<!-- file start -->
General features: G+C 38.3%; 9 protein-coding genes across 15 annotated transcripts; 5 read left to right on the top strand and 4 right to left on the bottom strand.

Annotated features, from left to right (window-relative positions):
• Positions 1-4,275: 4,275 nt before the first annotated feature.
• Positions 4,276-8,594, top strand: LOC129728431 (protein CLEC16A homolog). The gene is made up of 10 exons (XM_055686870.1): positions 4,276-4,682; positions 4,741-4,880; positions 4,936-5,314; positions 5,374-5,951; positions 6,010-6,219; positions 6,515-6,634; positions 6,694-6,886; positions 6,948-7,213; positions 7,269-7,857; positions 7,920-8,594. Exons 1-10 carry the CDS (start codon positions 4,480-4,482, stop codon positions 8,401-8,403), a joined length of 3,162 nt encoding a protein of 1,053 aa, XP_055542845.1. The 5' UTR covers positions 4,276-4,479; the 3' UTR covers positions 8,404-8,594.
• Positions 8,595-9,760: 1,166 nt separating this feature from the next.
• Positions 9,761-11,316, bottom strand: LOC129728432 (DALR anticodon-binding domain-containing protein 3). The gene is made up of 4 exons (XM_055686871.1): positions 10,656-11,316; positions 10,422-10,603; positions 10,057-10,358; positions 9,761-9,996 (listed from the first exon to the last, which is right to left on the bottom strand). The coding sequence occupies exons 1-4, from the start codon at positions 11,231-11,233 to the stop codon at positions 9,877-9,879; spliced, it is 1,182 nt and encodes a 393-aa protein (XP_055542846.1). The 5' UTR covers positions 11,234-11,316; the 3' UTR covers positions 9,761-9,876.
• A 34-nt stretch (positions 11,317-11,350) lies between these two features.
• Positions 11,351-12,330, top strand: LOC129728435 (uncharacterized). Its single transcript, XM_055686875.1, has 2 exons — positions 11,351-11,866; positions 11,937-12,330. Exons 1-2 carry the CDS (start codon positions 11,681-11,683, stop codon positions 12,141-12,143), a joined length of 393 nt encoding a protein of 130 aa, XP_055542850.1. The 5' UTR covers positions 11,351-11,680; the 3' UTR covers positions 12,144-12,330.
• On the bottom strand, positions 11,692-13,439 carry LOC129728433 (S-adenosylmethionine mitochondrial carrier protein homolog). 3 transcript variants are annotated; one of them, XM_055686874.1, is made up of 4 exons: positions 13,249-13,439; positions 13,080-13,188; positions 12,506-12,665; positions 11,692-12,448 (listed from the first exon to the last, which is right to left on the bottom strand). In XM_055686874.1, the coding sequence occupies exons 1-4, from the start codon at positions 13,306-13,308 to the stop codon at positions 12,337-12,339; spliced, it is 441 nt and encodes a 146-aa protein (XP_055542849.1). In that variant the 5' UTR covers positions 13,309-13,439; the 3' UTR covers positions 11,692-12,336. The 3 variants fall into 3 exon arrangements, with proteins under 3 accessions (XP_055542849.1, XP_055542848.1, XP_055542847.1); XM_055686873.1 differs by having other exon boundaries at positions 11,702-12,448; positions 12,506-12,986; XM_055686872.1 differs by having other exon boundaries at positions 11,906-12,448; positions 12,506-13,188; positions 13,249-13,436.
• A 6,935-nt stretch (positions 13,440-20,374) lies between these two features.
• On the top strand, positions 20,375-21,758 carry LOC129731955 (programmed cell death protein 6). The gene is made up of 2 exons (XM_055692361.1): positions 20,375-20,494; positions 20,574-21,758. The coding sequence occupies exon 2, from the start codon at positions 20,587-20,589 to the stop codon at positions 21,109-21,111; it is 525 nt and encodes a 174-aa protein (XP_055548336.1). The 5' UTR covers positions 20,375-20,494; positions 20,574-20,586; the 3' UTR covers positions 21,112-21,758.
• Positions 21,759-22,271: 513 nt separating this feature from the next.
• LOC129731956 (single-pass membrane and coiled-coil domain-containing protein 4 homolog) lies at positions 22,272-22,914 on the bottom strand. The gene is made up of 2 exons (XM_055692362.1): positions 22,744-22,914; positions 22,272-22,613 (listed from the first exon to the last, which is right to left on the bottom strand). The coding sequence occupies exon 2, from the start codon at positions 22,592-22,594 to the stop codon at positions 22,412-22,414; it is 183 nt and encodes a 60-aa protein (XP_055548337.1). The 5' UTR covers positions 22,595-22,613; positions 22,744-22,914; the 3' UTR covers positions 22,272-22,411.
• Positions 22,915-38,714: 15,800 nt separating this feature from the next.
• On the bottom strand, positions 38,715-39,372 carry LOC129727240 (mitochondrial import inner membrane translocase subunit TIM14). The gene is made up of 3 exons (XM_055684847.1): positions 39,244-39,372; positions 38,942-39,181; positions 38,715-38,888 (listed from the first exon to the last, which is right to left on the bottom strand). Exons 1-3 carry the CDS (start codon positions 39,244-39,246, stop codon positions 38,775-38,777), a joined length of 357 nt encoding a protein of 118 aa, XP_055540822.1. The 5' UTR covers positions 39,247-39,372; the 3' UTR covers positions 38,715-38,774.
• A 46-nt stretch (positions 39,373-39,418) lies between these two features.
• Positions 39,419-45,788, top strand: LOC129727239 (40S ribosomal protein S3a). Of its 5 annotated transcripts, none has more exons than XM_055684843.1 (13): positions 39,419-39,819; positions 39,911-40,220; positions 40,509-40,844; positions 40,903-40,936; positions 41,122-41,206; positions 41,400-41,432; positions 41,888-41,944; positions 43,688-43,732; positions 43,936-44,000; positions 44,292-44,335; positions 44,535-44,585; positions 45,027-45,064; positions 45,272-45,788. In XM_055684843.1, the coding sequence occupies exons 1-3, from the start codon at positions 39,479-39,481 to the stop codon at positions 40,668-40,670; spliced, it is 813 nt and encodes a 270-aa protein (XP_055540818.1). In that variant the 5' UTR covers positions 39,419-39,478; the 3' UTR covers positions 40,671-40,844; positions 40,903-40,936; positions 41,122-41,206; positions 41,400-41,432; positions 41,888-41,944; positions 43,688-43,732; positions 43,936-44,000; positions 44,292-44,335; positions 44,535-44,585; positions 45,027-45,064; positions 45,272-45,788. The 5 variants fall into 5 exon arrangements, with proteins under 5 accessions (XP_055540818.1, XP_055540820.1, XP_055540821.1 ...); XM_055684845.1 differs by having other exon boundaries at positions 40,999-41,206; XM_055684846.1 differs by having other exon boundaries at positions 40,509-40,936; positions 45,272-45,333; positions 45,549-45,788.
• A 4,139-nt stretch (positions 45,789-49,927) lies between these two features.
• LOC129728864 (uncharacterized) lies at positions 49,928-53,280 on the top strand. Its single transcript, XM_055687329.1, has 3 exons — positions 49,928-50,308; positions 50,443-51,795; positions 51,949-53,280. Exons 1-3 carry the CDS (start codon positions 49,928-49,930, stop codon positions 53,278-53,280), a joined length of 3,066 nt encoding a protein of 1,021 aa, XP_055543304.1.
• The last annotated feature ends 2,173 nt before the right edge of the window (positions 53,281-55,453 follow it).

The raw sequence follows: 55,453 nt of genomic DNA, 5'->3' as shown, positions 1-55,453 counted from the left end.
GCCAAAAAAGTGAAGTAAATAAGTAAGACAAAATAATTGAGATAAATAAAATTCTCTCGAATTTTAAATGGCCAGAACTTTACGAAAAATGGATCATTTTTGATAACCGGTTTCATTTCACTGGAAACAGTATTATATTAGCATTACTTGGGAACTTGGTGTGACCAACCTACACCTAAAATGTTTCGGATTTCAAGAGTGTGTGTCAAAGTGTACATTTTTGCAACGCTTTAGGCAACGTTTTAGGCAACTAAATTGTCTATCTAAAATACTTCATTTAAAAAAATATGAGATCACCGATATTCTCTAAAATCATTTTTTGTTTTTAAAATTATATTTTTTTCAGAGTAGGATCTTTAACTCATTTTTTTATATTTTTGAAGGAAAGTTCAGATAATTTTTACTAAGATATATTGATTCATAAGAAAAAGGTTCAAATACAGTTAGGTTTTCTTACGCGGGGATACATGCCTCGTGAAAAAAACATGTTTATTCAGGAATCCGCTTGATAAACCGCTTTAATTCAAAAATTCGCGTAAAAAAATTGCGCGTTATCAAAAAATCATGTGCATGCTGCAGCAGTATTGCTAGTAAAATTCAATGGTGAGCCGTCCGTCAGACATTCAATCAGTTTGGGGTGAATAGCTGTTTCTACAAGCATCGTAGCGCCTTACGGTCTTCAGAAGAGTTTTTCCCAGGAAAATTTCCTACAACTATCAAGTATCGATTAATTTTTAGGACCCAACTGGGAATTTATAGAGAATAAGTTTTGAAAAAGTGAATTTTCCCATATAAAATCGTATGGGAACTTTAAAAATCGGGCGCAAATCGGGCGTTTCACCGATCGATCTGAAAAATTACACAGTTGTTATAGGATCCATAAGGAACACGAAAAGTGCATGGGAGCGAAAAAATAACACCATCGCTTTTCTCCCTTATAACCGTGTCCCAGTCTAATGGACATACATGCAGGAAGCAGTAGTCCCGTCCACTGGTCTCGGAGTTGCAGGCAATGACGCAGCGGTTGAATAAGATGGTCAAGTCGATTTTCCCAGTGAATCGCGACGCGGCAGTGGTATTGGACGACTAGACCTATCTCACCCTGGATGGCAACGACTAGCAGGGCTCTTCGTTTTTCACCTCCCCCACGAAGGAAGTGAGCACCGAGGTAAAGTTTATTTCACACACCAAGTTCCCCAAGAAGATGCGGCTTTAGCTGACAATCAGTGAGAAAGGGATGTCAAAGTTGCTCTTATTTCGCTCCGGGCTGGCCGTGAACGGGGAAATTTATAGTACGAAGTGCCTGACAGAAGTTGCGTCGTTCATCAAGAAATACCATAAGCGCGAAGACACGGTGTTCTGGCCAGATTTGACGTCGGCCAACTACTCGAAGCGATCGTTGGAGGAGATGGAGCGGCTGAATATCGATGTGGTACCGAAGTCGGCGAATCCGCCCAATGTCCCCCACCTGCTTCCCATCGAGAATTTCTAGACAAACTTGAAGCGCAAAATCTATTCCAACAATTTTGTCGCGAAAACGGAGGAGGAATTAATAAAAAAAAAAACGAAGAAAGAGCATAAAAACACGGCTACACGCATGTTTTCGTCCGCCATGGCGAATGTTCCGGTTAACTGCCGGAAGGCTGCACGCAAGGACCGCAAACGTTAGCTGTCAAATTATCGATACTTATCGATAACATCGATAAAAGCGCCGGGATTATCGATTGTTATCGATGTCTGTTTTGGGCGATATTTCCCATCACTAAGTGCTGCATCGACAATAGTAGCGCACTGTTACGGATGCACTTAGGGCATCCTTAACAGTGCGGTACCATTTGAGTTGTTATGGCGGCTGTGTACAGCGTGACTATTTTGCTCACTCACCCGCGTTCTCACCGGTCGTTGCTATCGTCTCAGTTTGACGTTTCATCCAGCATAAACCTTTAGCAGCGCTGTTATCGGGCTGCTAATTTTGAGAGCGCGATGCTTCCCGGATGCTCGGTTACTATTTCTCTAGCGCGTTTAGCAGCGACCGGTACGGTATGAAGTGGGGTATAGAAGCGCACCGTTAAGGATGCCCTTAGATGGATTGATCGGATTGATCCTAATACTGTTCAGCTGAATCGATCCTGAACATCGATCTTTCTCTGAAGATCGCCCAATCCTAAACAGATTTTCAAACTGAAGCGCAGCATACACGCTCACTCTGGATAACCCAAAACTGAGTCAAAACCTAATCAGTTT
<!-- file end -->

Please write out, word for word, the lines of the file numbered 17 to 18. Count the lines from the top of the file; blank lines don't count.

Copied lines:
• Positions 39,419-45,788, top strand: LOC129727239 (40S ribosomal protein S3a). Of its 5 annotated transcripts, none has more exons than XM_055684843.1 (13): positions 39,419-39,819; positions 39,911-40,220; positions 40,509-40,844; positions 40,903-40,936; positions 41,122-41,206; positions 41,400-41,432; positions 41,888-41,944; positions 43,688-43,732; positions 43,936-44,000; positions 44,292-44,335; positions 44,535-44,585; positions 45,027-45,064; positions 45,272-45,788. In XM_055684843.1, the coding sequence occupies exons 1-3, from the start codon at positions 39,479-39,481 to the stop codon at positions 40,668-40,670; spliced, it is 813 nt and encodes a 270-aa protein (XP_055540818.1). In that variant the 5' UTR covers positions 39,419-39,478; the 3' UTR covers positions 40,671-40,844; positions 40,903-40,936; positions 41,122-41,206; positions 41,400-41,432; positions 41,888-41,944; positions 43,688-43,732; positions 43,936-44,000; positions 44,292-44,335; positions 44,535-44,585; positions 45,027-45,064; positions 45,272-45,788. The 5 variants fall into 5 exon arrangements, with proteins under 5 accessions (XP_055540818.1, XP_055540820.1, XP_055540821.1 ...); XM_055684845.1 differs by having other exon boundaries at positions 40,999-41,206; XM_055684846.1 differs by having other exon boundaries at positions 40,509-40,936; positions 45,272-45,333; positions 45,549-45,788.
• A 4,139-nt stretch (positions 45,789-49,927) lies between these two features.